The Giants have a clear system when it comes to the draft. Their general manager has final say. So, in this case, Dave Gettleman makes the call. The scouts grade the players and the coaching staff, especially the head coach, have considerable input, as does the director of college scouting. The owners are in the room during the draft and sign off on all decisions, especially when the decision can alter the direction of the franchise (such as going with Saquon Barkley over a quarterback last year). It is a collaborative effort, but only one person makes the final call, and that is the GM.

– Paul Schwartz

Who will the Jets draft in the first round, or will they trade the pick?

I believe the Jets would love to trade the pick. Since they traded away their second-round pick for this year in the trade with the Colts last year, they have been hoping to find a way to get a second-round pick back. They know they have plenty of holes to fill, and the more picks they have, the more of those holes they can fill. If they do stay at three, I think it is a decision between three players: Nick Bosa, Quinnen Williams and Josh Allen.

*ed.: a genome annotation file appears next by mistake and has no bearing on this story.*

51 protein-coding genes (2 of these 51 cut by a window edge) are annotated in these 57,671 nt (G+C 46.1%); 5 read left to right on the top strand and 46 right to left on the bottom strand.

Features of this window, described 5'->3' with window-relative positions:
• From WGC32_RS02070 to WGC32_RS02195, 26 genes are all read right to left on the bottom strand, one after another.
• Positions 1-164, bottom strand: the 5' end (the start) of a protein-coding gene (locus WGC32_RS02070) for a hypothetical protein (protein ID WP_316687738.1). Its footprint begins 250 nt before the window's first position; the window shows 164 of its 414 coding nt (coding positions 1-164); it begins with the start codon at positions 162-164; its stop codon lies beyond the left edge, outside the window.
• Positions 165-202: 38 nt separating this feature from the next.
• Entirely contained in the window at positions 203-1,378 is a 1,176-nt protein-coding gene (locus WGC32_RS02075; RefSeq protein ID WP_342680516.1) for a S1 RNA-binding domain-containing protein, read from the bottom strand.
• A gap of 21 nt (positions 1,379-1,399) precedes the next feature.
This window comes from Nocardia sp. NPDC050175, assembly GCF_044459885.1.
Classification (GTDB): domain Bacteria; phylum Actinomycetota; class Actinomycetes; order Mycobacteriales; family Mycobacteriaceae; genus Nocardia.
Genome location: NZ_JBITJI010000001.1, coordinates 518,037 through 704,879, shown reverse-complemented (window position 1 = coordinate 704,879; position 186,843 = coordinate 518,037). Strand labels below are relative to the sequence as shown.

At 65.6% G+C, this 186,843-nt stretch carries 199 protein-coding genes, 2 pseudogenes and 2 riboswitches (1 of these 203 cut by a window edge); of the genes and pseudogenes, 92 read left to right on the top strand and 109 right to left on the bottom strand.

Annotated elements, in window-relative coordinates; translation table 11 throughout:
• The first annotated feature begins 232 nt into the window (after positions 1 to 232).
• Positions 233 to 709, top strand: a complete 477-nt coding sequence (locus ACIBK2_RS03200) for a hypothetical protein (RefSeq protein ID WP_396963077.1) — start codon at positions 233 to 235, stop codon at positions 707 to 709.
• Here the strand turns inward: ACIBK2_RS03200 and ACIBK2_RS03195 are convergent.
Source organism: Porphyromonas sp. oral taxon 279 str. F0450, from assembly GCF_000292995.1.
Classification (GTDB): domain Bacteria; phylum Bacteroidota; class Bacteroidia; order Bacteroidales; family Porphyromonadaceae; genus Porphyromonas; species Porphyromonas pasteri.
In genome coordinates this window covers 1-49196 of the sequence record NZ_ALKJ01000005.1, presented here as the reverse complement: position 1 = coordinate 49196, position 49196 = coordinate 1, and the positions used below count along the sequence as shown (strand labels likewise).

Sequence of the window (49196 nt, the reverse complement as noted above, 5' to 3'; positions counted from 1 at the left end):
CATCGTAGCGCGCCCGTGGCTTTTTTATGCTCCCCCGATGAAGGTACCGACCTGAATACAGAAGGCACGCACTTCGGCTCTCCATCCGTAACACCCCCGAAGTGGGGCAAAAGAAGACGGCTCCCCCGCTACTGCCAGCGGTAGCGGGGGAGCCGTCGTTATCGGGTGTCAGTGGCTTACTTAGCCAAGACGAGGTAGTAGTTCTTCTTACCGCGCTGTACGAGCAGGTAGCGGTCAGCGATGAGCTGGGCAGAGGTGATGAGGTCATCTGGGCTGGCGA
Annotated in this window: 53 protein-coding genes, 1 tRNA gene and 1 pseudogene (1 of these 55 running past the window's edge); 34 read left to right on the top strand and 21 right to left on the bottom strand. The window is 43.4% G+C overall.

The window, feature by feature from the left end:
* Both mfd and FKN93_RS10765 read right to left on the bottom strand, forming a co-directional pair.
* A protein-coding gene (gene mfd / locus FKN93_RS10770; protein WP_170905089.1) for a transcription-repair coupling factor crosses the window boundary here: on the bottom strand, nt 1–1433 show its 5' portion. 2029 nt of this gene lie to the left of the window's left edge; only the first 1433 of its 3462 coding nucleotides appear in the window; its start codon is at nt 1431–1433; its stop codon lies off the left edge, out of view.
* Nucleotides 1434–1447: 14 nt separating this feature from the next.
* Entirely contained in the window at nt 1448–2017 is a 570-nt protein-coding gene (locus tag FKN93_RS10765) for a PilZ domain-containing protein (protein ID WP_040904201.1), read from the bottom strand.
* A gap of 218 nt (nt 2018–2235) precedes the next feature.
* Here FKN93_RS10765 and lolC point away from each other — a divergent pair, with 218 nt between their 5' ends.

– Brian Costello, Jets beat writer

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Who is a better fit for the Jets: Nick Bosa or Josh Allen?

Everyone I have talked to believes that Bosa is the best player in this draft. So if Bosa is available at three, I think the Jets have to take him. A few months ago, it seemed impossible that Bosa would be available. But the Kyler-Murray-to-the-Cardinals noise has become nonstop, and it now would be surprising if they did not take him. Then the 49ers traded for Dee Ford, filling a pass-rushing hole. Will that stop them from taking Bosa? Not necessarily, but it made it a possibility.